November 8, 2017
Overview: This November finds Western North Carolina trout anglers with an abundance of water, and more fishing opportunities than they have had for the last several years. While some of our recent rainfall has made for too much water just after the event, overall stream conditions have been much improved. With temperatures forecast to fall back into their normal range, anglers can expect Brown Trout to begin moving to spawn and aquatic insect activity to be on the rise.
Davidson River: The Davidson is holding at a great flow for fishing all sections. While the main Davidson is still gin clear, and as tricky as ever, the upper reaches are fishing exceptionally well for anglers who are sure of foot and have the stamina for aggressive pocket water fishing. For those who do like the challenge, the Main Davidson has been offering some excellent sight fishing opportunities over the last few weeks, but anglers should keep in mind that there are no guarantees beyond pleasant scenery when it comes to fishing this stretch.
The best shot for catching them with both ease of access, and lack of wading, is at the Fish Hatchery. This stretch is showing marked improvement with the additional water, and for those who like fishing tiny flies on tippets in the sub 7x range, the fishing may be somewhat reminiscent of years gone by. Finally, November is a great time to see big Browns moving in the larger pools on the Davidson, but anglers should keep in mind that fish that are actively spawning should be left alone and simply observed rather than harassed.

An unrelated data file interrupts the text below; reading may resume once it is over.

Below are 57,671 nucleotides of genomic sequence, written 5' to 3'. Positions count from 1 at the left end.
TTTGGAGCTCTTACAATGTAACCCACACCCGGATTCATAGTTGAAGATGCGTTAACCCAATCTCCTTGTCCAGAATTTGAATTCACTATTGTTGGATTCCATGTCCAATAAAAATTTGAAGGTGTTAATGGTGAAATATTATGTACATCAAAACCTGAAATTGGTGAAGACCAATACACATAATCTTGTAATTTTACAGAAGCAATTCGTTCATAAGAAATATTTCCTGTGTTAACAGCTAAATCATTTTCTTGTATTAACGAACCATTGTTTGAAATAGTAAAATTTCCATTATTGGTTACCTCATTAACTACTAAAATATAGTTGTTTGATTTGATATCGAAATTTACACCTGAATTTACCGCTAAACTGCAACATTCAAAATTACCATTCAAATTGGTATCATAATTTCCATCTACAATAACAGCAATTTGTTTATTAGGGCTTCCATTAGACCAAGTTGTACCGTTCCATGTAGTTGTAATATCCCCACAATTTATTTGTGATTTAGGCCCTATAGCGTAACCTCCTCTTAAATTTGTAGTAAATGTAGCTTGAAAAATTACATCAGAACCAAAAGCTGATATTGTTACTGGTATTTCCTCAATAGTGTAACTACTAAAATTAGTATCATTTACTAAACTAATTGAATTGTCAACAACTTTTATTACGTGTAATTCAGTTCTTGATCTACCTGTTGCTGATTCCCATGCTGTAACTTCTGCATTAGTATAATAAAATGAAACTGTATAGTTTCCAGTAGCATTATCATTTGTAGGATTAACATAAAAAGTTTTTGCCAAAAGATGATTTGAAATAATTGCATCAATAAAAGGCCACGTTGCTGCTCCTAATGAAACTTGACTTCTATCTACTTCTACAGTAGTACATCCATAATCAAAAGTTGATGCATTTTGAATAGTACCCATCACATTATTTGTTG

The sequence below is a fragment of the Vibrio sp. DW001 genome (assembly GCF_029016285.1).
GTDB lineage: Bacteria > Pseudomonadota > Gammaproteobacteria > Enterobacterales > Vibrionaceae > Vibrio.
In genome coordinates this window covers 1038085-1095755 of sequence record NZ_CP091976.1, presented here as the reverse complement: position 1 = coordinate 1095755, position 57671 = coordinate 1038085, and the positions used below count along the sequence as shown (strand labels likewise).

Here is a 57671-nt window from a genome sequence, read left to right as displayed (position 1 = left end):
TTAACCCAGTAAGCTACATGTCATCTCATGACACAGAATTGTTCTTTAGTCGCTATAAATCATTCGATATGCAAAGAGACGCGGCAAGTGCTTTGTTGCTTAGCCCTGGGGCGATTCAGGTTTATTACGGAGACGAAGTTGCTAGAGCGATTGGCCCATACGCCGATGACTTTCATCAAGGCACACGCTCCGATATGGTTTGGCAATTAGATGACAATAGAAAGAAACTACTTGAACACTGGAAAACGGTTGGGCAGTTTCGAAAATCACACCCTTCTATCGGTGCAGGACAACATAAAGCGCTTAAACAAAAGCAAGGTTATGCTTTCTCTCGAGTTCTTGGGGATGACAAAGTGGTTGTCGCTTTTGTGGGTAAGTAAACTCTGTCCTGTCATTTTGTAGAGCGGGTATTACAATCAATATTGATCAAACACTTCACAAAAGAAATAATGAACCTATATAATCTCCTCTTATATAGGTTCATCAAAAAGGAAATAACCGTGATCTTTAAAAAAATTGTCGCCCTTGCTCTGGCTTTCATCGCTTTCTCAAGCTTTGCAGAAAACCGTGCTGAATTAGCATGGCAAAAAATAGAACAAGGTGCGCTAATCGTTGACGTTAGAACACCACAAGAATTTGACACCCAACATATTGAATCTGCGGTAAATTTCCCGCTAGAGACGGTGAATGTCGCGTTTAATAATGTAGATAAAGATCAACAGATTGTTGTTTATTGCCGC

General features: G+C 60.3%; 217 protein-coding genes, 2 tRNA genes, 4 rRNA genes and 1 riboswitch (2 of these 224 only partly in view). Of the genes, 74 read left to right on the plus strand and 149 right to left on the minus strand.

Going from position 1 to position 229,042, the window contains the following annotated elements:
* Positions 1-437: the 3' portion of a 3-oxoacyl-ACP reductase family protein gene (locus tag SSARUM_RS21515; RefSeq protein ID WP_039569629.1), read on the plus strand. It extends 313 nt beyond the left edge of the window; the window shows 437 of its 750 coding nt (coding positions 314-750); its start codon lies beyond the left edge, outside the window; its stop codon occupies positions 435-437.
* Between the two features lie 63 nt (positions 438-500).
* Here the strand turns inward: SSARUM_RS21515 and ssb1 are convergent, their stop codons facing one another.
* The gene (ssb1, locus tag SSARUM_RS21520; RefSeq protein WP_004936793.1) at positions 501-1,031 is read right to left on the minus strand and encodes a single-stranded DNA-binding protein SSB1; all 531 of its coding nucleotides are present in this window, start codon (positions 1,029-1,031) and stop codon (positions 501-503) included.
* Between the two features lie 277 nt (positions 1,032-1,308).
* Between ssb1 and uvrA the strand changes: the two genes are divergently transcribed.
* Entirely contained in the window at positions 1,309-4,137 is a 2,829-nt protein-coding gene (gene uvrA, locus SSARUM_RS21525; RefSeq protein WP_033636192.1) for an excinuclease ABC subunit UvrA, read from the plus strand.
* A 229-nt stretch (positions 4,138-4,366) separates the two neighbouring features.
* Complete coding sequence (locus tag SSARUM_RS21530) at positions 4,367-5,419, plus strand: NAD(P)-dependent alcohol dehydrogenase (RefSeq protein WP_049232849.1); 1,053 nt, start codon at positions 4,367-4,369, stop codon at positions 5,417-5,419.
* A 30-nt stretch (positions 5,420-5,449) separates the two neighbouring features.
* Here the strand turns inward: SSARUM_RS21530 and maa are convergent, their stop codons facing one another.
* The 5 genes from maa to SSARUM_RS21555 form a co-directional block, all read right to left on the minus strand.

Wild Trout: Wild trout fishing is still good, and should continue to be until winter sets in. Lower elevation streams like Bradley Creek, South Mills River, and the North Fork of the French Broad are all excellent places to explore in late fall. While nymphing is the predominant tactic for fishing these streams, anglers may be pleasantly surprised to find fish willing to rise to dry flies during the warmth of mid day. Small caddis, small baetis, and small winter stoneflies should all be on the menu in the months to come, with the emphasis on small.
Delayed Harvest: Our area Delayed Harvest streams are currently undergoing their second fall stocking, and should continue to fish well throughout the month. Higher streamflows allow newly stocked fish to spread out into a variety of holding water, thus making for less “shooting fish in a barrel”, and more sustainable fishing into winter.
Fly Patterns: Elk Hair Caddis 16-18, Black Stimulator 16-20, Griffith’s Gnat 18-22, Peacock Soft Hackle 16-20, Olive Hare’s Ear 16-18, Pheasant Tail 16-20, Trip Saver 10-12, Tungsten Death Metal 16-18, Devil Jig 14-16, Squirmito 12-16, Micro Spawn 10-12, Zebra Midge 20-22, Tube Midge 20-22, Red Hot Midge 22-24, Barr’s Emerger 20-22